From Colorful Criminal to Deadly Mobster
Penguin has an interesting role in the hierarchy of Gotham villains. He fits right in with costumed criminals liked the Joker and the Riddler, but he also is at home among Gotham mobsters like Carmine Falcone and Sal Maroni. In many ways, Penguin is like an emissary between the two worlds of Gotham’s underworld, but it wasn’t always that way.
For most of his early appearances, Penguin committed bird-related crimes using umbrella and bird-related gimmicks. However, Penguin set himself apart from his criminal colleagues by fashioning himself as a high society conman. Oswald dressed nice and committed what he felt were smart and sophisticated crimes.
The beginnings of Penguin’s transition from colorful rogue to grounded mobster can be seen in John Ostrander and Joe Staton’s classic 1992 graphic Penguin Triumphant. During the story, Oswald Cobblepot becomes a corporate criminal, manipulating the stock market while pretending to be a “legitimate businessman.” He begins rubbing elbows with Gotham’s elite, and Bruce Wayne is none too pleased when he starts seeing Oswald at high society events. Penguin is caught and imprisoned at the end of the comic, but this caper can be seen as the dry run for the Penguin’s next big endeavor.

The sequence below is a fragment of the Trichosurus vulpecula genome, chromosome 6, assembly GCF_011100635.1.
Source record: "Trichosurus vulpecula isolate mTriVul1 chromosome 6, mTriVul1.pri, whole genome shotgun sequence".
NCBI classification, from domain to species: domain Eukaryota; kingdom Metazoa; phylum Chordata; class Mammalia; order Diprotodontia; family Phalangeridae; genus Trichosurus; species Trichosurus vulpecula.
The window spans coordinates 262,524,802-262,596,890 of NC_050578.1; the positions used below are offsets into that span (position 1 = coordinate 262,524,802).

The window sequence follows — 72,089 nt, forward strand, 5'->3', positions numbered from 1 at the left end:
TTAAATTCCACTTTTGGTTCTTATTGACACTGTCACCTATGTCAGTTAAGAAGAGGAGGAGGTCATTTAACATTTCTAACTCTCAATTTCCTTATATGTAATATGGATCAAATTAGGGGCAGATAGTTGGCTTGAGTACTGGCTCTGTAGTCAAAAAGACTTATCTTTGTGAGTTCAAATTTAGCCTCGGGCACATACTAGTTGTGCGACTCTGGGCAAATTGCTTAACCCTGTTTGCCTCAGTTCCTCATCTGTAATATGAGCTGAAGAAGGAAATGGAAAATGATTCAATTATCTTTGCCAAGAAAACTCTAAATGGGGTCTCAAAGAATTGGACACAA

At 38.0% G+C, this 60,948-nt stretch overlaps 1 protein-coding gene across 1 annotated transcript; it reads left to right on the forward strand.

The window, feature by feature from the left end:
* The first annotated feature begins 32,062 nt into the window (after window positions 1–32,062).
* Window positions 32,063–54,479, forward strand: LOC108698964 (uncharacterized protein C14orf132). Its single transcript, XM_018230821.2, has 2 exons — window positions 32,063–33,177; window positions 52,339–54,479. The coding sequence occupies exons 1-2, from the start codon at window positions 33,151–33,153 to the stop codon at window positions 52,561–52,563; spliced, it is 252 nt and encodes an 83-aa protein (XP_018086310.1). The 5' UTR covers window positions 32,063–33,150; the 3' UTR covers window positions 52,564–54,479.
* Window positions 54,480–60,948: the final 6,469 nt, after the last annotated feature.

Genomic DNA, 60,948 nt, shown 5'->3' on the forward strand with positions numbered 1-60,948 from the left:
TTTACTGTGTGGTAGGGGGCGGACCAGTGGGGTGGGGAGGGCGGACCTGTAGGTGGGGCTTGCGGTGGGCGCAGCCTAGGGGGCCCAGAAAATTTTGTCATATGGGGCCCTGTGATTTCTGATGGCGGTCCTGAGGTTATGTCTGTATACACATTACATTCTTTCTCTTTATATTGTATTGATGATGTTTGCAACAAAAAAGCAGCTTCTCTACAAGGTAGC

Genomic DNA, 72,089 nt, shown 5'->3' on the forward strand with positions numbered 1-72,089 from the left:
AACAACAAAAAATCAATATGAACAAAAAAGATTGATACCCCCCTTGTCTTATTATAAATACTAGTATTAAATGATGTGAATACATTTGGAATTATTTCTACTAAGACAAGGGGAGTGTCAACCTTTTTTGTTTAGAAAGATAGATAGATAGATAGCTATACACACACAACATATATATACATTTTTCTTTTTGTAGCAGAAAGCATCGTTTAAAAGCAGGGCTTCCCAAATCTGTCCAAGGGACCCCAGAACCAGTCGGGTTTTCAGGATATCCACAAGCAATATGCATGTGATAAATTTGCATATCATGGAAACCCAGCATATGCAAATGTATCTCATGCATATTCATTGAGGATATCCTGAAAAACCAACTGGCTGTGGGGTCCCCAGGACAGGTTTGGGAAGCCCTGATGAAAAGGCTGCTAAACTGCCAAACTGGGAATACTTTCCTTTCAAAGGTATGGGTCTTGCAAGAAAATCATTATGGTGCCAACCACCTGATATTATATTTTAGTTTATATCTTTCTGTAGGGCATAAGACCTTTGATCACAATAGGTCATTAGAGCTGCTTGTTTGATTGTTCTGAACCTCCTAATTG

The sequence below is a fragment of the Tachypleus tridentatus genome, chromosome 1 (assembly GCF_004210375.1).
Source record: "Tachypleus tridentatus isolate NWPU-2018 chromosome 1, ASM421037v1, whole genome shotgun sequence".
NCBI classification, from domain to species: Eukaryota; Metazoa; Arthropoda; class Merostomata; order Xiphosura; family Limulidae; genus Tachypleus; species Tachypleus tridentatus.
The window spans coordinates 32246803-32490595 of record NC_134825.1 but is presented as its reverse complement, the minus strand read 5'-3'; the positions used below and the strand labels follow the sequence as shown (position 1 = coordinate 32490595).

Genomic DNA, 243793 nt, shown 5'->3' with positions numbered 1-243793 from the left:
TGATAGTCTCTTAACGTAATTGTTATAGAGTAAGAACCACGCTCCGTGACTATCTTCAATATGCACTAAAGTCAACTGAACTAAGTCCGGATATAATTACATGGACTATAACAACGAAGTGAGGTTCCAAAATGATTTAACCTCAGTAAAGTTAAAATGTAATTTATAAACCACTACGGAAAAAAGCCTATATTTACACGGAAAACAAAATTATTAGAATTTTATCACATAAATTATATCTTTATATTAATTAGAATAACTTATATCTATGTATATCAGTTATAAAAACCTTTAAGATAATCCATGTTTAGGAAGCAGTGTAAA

In Detective Comics #683, Oswald Cobblepot is seen operating a nightclub called the Iceberg Lounge, and the establishment has become a defining part of his character, possibly bigger than his umbrellas. (Look for it in The Batman.)
The Iceberg Lounge is a cover for a series of illegal activities, from smuggling to arms dealing to human trafficking. It’s given Penguin what he’s wanted since his first appearance—power. At the Iceberg Lounge, he’s the undisputed king, and it’s a reign that’s both noticed and respected by Gotham City’s many crime lords. Despite this change, he’s not above working with folks like the Joker or Scarecrow. Just don’t expect him to join them at Arkham once the caper is done.